Efficient JNI programming IV: Wrapping native data objects

Everytime I write an article about JNI, there’s some more stuff that comes to mind. This time about wrapping native data structures in a Java object. This is something very basic which almost every JNI program has to deal with, so I’ll have a look at a couple of approaches.

Casting pointers to long

The most straightforward, easy and probably most common approach to this problem is to simply cast the pointer to the data object to a jint and store it into a field of the wrapper object. In order to stay compatible with 64 bit pointers on newer systems, you really want to cast to a jlong instead. This is certainly the approach with the least overhead and least storage demands. But it has some (slight) disadvantages that you might consider. Let’s look at

Wrapping pointers in special objects

Some people would argue that exposing a pointer as long field (even if it’s private) is a little dangerous, because this means that the actual address could be accidentally changed from the Java side. This is why we have a bunch of special classes plus helper code in GNU Classpath. There, the pointer is stored in an instance of gnu.classpath.Pointer, an abstract class with two concrete subclasses, gnu.classpath.Pointer32 and gnu.classpath.Pointer64, each of which implements a 32 bit and 64 bit pointer respectively. This is accompanied by a couple of native helper functions to allow easy access to the actual pointer. This way it is possible to store a native pointer in an opaque way on the Java side. The tradeoff is a slightly higher memory demand (+1 Java object) and slightly more overhead to access the pointer. But it doesn’t hurt that much either (all are small O(1) operations).

Direct ByteBuffer

This is a cool trick that I learned from JOGL. From JDK4 onwards you can quickly forget the last paragraph, because you don’t need to add any new classes or helper functions, because it’s all right there in the JDK. It might not be obvious at first glance, but the direct ByteBuffer serves the exact same purpose, and does even more. Maybe the name ByteBuffer is a little misleading for this use case, but alas, it’s basically a native pointer and some bookkeeping information. There’s even the required helper methods in JNI, NewDirectByteBuffer(), GetDirectBufferAddress() and GetDirectBufferCapacity(). Suppose you have a native datastructure of type MyNativeStruct and want to wrap it as a direct ByteBuffer, you’d do:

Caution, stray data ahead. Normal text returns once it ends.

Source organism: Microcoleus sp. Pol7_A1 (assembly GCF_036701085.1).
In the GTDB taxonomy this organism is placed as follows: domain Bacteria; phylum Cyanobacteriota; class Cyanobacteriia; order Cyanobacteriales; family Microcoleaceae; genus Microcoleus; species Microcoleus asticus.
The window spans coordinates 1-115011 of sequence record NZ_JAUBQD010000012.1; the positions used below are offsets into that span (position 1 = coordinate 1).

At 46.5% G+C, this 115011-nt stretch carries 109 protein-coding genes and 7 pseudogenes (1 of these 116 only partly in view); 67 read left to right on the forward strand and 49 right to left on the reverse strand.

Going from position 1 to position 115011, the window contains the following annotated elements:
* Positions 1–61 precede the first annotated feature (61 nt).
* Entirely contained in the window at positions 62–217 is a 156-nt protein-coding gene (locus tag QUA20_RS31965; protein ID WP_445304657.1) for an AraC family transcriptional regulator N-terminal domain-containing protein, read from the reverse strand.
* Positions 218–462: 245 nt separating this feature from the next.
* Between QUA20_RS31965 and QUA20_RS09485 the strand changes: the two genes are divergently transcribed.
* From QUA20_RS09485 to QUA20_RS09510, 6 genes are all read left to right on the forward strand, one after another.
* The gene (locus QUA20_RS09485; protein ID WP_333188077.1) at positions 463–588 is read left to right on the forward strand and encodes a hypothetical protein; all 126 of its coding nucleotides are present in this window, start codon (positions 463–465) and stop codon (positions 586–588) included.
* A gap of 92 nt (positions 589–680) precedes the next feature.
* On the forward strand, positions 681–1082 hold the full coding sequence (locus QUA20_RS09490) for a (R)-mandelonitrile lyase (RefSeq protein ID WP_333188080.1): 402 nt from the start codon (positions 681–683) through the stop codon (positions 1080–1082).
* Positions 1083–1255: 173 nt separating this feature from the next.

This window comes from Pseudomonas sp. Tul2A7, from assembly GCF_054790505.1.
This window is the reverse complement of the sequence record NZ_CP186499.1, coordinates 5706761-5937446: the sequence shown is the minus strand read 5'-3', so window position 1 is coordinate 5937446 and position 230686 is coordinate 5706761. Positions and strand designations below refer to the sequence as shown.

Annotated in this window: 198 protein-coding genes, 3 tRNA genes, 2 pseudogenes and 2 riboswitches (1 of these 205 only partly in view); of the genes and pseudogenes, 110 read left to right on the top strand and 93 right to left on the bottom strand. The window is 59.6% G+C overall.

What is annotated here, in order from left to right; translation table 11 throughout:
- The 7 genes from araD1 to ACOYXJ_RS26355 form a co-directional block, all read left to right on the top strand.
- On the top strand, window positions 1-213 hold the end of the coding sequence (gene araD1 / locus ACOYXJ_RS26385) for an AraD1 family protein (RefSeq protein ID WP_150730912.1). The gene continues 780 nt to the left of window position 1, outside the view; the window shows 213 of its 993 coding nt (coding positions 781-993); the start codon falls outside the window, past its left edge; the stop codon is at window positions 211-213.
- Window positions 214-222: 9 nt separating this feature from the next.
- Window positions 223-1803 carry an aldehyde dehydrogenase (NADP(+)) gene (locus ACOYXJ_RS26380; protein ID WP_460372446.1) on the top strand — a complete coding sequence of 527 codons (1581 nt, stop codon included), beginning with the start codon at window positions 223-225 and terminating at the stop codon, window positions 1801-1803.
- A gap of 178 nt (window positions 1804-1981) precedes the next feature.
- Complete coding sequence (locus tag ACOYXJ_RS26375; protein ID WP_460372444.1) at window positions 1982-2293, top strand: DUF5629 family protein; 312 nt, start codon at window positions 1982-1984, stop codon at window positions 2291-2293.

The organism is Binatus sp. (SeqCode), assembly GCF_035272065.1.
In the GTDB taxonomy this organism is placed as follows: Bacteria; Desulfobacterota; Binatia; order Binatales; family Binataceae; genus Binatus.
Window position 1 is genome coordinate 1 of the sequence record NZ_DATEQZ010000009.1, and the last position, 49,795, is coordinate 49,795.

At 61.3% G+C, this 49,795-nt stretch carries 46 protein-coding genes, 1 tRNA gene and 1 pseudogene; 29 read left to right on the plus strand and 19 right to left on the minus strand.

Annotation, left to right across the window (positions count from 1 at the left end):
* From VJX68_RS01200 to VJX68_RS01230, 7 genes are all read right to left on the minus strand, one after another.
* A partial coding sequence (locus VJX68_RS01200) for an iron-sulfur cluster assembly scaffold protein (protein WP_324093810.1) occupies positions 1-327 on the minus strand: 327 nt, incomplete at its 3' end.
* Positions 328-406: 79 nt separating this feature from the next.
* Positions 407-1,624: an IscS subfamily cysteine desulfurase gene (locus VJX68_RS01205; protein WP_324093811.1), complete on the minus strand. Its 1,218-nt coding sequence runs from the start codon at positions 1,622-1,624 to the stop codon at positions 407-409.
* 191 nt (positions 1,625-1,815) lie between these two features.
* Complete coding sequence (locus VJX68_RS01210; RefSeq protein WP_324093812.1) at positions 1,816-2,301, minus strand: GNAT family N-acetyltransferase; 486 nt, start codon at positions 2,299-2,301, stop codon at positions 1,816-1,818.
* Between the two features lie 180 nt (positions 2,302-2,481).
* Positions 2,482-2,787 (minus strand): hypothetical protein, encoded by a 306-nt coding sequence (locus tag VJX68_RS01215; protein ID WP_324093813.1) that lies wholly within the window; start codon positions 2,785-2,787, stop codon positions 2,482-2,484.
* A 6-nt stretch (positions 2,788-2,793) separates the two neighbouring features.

MyNativeStruct* data; // Initialized elsewhere.
jobject bb = (*env)->NewDirectByteBuffer(env, (void*) data, sizeof(MyNativeStruct));

Later when you need to access the pointer, you can do this:

jobject bb; // Initialized elsewhere.
MyNativeStruct* data = (MyNativeStruct*) (*env)->GetDirectBufferAddress(env, bb);

Easy, isn’t it? But it’s even better. Using this approach it is possible to actually access the native data structure from Java. You need to know the data layout of the native data and can then access it from Java using the ByteBuffer methods.

Suppose you have such a data structure:

struct {
  int exampleInt;
  short exampleShort;
} MyNativeStruct;

You could provide accessor methods on the java side like in the following example.

public int getExampleInt() {
  return bb.getInt(0);

public short getExampleShort() {
  return bb.getShort(4);

The ByteBuffer code would even sort out endianess problems for you. Neat, isn’t it?

Also check out part I, part II and part III of this series too.


About Roman Kennke
JVM Hacker, Principal Software Engineer at Red Hat's OpenJDK team, Shenandoah GC project lead, Java Champion

4 Responses to Efficient JNI programming IV: Wrapping native data objects

  1. Pingback: Olkenava » Efficient JNI programming IV: Wrapping native data objects

  2. Satyavathi says:

    There is native pointer that points to Huge memory.
    Will there be performance pitfall, if all the info in memory to a java object, and do processing on java code? or is it better to do processing on the fly by using the native ptr – by invoking the native methods many times.

  3. Satyavathi says:

    there is a pointer that points to millions entries in the memory.
    It is very easy to get nextelement in c, by just incrementing the pointer.
    If you want to get the million entries that are there in memory to a java object, this can be done in a single JNI call, poplating the java object.
    To get into the java object you need to traverse over all the entries once, and if these entries are to be processed then one more scan is needed on the java object. Processing can be done only on the java side.

    Therefore 2 scans on millions of entries.

    In the other scenario, do a single scan over the entries, but call million times the JNI method.

    Do you still recommend to get everything on to the java side and process.

  4. Satyavathi says:

    Can DirectByteBuffer be used for C++ classes also, just like we use it for C Structures. Any pitfalls if it can be used?

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